Following etching, glass-based crowns should then be coated with a primer containing silane. Silane is a molecule that has two functional ends. One end contains a silanol that can bond with hydroxide functional groups found in glass; the other end is a methacrylate that is capable of bonding to methacrylates in resin cements. Only a single coat of silane is needed. The restoration should then be thoroughly dried, because water is a by-product of the reaction between the silane and glass, and its evaporation will drive the reaction.

A clinical suggestion is to apply silane before trying in the crown, as this will protect the crown from contamination prior to delivery. Silane will make the intaglio surface of the crown hydrophobic and, therefore, prevent water-based contaminants in saliva from adhering to the surface.3 In fact, silane is the active ingredient in products that are applied to windshield glass to make it hydrophobic and repel rain water.

Silane can be supplied in several different kinds of products. Pure silane is available in single-bottle or two-bottle adhesive systems. One-bottle systems simplify the armamentarium, however, they have a shorter shelf-life than two-bottle systems. The shelf-life of silane is limited because individual silane molecules can react with each other and make the solution inactive. Expired silane will appear cloudy from the precipitates of reacted silane molecules and should not be used. Silane is also contained in many universal ceramic primers. These primers often contain silane as well as phosphate molecules used to bond to zirconia. This type of primer has been shown to be effective and is a good option for clinicians bonding both glass-based and zirconia restorations.4

Additionally, silane has been added to so-called universal adhesives, which are used as primers for both tooth structure and ceramic. In this case, the monomers present in the adhesive interfere with the activity of the silane. Laboratory studies have shown that universal adhesives are poor primers for glass-based restorations, particularly lithium disilicate.4

Zirconia Restorations

Zirconia does not contain glass, so the bonding procedure is much different. For one thing, there is no need to apply hydrofluoric acid to zirconia because it will not affect its surface, and application of silane will be useless because there is no potential for chemical bonding. The steps for bonding to zirconia include surface roughening with sandblasting (airborne particle abrasion) and application of a primer containing 10-methacryloyloxydecyl dihydrogen phosphate (MDP).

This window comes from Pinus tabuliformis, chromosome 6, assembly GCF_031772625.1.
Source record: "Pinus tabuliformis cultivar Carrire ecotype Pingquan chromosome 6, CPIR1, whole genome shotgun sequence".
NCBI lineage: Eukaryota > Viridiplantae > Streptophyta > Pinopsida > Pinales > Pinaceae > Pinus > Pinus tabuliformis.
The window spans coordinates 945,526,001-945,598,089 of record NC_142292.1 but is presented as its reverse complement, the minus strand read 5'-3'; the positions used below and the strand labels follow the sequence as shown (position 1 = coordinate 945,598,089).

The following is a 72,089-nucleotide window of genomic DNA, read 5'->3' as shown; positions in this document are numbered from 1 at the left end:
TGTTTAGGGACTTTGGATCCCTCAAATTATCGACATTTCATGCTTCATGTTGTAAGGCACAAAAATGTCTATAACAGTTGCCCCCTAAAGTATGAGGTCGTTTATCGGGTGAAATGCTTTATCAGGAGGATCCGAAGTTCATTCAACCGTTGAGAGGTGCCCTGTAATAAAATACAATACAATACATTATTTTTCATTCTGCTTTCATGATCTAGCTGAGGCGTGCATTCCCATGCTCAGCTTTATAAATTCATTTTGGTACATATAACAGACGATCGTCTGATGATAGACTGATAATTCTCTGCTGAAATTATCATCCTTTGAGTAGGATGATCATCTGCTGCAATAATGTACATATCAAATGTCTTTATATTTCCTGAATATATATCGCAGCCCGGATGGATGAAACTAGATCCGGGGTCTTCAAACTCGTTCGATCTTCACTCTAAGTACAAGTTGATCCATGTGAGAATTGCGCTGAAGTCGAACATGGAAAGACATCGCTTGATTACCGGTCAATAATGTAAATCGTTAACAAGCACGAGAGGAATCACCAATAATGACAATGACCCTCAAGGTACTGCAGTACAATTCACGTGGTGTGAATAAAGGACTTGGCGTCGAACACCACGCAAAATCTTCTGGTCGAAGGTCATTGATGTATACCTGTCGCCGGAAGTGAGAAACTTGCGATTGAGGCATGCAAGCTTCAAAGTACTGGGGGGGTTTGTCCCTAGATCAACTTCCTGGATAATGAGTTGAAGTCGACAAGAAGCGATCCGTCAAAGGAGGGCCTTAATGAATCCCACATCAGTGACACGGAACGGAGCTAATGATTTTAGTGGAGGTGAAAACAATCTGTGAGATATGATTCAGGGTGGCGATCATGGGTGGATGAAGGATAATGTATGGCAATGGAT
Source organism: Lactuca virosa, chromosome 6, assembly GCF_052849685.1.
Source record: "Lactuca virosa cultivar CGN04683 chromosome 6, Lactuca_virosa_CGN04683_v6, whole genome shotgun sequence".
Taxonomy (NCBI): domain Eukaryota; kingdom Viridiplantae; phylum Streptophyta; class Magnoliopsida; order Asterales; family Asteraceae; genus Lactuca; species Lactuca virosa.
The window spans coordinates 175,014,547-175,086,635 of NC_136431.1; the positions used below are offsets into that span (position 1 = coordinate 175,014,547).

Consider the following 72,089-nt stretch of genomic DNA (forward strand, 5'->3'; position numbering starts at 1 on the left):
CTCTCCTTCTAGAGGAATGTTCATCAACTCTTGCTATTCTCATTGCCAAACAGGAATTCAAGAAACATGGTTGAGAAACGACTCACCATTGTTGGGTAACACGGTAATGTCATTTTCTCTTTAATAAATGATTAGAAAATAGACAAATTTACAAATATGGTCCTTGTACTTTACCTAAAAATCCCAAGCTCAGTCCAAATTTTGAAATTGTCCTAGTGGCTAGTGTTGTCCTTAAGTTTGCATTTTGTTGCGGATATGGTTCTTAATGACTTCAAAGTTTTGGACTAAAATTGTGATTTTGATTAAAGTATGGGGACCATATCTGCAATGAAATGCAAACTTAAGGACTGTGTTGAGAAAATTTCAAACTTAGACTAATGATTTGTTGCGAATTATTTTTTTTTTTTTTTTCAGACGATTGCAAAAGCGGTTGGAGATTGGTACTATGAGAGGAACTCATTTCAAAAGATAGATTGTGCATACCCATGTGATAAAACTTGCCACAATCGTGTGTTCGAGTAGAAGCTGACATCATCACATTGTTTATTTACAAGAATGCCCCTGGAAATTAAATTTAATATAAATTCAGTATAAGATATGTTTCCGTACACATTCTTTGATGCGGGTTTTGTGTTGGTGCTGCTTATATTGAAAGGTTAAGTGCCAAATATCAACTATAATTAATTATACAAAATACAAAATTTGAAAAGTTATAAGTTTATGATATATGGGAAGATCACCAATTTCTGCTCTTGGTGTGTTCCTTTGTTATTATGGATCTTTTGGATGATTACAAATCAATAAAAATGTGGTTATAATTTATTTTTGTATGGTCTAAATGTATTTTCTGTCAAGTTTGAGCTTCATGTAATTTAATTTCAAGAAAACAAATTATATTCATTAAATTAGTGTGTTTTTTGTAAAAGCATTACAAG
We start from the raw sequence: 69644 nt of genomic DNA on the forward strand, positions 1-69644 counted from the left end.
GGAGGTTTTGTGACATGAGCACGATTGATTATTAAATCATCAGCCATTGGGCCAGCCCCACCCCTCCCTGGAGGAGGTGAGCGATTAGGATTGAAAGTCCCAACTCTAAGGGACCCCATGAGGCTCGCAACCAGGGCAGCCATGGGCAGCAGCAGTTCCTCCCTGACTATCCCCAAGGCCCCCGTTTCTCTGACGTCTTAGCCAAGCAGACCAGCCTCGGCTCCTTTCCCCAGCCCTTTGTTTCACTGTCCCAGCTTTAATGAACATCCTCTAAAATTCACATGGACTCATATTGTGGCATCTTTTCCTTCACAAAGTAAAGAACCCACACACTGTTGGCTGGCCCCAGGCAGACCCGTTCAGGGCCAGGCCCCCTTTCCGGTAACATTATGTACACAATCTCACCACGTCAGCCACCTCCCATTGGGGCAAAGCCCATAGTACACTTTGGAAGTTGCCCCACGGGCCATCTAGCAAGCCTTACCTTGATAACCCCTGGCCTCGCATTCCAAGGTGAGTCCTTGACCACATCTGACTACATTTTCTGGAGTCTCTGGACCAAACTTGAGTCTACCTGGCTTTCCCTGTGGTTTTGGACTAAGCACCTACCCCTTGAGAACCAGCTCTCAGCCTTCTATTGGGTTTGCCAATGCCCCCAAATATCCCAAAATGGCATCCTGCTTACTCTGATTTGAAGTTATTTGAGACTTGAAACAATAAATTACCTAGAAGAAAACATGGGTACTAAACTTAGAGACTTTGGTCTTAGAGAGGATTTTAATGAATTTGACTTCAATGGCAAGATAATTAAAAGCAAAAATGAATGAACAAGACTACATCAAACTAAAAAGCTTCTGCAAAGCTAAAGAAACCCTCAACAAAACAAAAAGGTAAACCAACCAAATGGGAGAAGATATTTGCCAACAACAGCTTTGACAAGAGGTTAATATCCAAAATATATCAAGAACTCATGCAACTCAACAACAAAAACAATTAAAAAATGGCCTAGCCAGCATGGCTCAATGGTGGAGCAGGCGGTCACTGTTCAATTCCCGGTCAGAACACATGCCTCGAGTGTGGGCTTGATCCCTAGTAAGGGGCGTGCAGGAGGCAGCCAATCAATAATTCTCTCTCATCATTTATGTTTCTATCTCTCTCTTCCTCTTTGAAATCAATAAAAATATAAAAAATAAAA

Sandblasting zirconia restorations should be accomplished with 50-µm alumina for 10 seconds at a distance of 10 mm at somewhere between 30 psi to 60 psi of pressure (Figure 3). This procedure will produce surface texture for bonding (Figure 4). Most sandblasting units contain either alumina particles, glass beads, or separate containers for both. Glass beads are less dense than alumina and are much less abrasive. When preparing traditional zirconia, it is necessary to sandblast with alumina particles because glass beads do not create surface texture for bonding. Due to the high strength and toughness of zirconia, sandblasting with alumina does not reduce its strength.5 Newer “translucent” or “cubic” zirconia lacks the transfomation-toughening properties of traditional zirconia and should only be sandblasted with alumina if the crowns will be bonded with a resin cement, not if they are cemented with a RMGI cement. Glass-based ceramics, however, should never be sandblasted with alumina because it will significantly weaken them.6 If the clinician desires to clean glass-based ceramics by sandblasting, glass beads should be used.

A chemical bond may be formed between resin cement and zirconia through the functional monomer MDP. In other words, MDP may be thought of as the “silane for zirconia.” MDP can be obtained in several different products, including pure MDP primers, universal ceramic primers, and universal adhesives. All of these formulations seem to be effective.7

An alternative strategy for bonding to zirconia is through tribochemical abrasion. In this process, zirconia is sandblasted with alumina particles that are covered in silica (glass). The silica coating is deposited onto the surface of the sandblasted zirconia. Once the zirconia has a silica coating on it, it may chemically bond with silane. This technique has been shown to produce effective bonding to zirconia.8

Cleaning the Restoration

Bonding a ceramic crown relies on achieving a chemical bond between the crown and the primer/cement. Contamination from various sources can occur prior to applying the primer or cement. These sources of contamination include stone from the die, oil from fingers, residue from try-in pastes, proteins in blood, and phospholipids in saliva. For glass-based restorations such as feldspathic porcelain or lithium disilicate, the restoration can be cleaned by using phosphoric acid or re-etching with hydrofluoric acid.9 Cleaning zirconia restorations, however, presents a chemical challenge. Phospholipids from saliva can bind to the bonding sites needed for MDP. If the crown is then cleaned with phosphoric acid, the phosphate-based remnants from the phosphoric acid will block the binding sites for MDP.

There are two solutions to this dilemma. The first is to use a cleaning solution (eg, Ivoclean, Ivoclar Vivadent, www.ivoclarvivadent.com) that contains a supersaturated concentration of zirconia particles. When the product is applied to contaminated zirconia, a chemical gradient drives the contaminants from the restoration into the cleaning solution. Another option is to re-sandblast the zirconia crown immediately prior to try-in. This technique has also been proven to be effective in cleaning zirconia.10

Choosing a Cement